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July 10, 1967

Medicine at the Paris Hospital 1794-1848

JAMA. 1967;201(2):145. doi:10.1001/jama.1967.03130020091041

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During the period roughly from 1794 to 1848, the period covered by Dr. Ackerknecht's new book, France led the world in medical progress. The great figures of this era, who made the transition to modern medicine, were leaders in medical thought. Their names are familiar to most of us—Pinel and Bichat, Broussais, Corvisart, Laennec, Louis, Dupuytren. Lesser figures abound, familiar to scholars, although less well-known to the general medical public. The concern with the patient, with physical examination, with careful observation, quite transformed the practice of medicine. The detailed correlation of clinical and pathological findings provided a new and fruitful perspective. New concepts of disease, regarded as process, became quite influential.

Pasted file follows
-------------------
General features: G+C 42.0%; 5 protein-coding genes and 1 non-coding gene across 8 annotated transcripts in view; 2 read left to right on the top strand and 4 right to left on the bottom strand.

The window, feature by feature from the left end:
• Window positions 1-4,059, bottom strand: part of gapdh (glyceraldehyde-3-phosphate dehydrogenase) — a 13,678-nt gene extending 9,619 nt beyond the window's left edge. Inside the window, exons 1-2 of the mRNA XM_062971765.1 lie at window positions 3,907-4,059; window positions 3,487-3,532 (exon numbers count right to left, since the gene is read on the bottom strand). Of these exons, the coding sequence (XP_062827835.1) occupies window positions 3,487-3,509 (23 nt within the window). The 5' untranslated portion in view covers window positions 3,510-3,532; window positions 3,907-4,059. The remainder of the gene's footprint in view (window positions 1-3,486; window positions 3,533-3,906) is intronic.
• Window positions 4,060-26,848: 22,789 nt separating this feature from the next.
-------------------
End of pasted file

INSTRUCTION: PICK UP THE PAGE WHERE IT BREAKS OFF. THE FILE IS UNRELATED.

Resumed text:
For this important era there was no systematic book-length study. Consequently, we are greatly indebted to Dr. Ackerknecht for making available a survey of this extremely interesting period, which, in earlier journal articles, he has done so much to